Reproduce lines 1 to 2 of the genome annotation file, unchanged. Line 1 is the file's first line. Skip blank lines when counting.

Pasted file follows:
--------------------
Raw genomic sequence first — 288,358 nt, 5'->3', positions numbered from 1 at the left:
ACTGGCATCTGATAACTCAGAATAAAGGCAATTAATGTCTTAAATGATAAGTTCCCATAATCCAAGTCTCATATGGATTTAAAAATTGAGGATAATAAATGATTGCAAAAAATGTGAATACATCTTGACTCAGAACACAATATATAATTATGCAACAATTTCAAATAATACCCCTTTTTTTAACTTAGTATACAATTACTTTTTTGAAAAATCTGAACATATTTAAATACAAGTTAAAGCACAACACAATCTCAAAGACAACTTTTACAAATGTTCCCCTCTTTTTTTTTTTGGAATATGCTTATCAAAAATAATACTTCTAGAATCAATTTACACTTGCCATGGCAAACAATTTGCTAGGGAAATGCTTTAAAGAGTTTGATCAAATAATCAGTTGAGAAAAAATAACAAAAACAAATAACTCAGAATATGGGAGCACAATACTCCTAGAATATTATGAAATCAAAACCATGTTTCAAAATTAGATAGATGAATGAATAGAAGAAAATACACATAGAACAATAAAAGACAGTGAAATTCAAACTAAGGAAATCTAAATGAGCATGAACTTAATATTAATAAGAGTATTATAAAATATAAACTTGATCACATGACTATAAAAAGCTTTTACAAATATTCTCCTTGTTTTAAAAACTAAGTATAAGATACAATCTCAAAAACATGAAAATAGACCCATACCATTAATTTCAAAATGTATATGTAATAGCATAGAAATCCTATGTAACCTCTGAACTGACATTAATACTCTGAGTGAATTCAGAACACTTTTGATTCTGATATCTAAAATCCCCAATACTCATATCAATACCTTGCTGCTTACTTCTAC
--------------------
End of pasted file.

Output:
Raw genomic sequence first — 288,358 nt, 5'->3', positions numbered from 1 at the left:
ACTGGCATCTGATAACTCAGAATAAAGGCAATTAATGTCTTAAATGATAAGTTCCCATAATCCAAGTCTCATATGGATTTAAAAATTGAGGATAATAAATGATTGCAAAAAATGTGAATACATCTTGACTCAGAACACAATATATAATTATGCAACAATTTCAAATAATACCCCTTTTTTTAACTTAGTATACAATTACTTTTTTGAAAAATCTGAACATATTTAAATACAAGTTAAAGCACAACACAATCTCAAAGACAACTTTTACAAATGTTCCCCTCTTTTTTTTTTTGGAATATGCTTATCAAAAATAATACTTCTAGAATCAATTTACACTTGCCATGGCAAACAATTTGCTAGGGAAATGCTTTAAAGAGTTTGATCAAATAATCAGTTGAGAAAAAATAACAAAAACAAATAACTCAGAATATGGGAGCACAATACTCCTAGAATATTATGAAATCAAAACCATGTTTCAAAATTAGATAGATGAATGAATAGAAGAAAATACACATAGAACAATAAAAGACAGTGAAATTCAAACTAAGGAAATCTAAATGAGCATGAACTTAATATTAATAAGAGTATTATAAAATATAAACTTGATCACATGACTATAAAAAGCTTTTACAAATATTCTCCTTGTTTTAAAAACTAAGTATAAGATACAATCTCAAAAACATGAAAATAGACCCATACCATTAATTTCAAAATGTATATGTAATAGCATAGAAATCCTATGTAACCTCTGAACTGACATTAATACTCTGAGTGAATTCAGAACACTTTTGATTCTGATATCTAAAATCCCCAATACTCATATCAATACCTTGCTGCTTACTTCTAC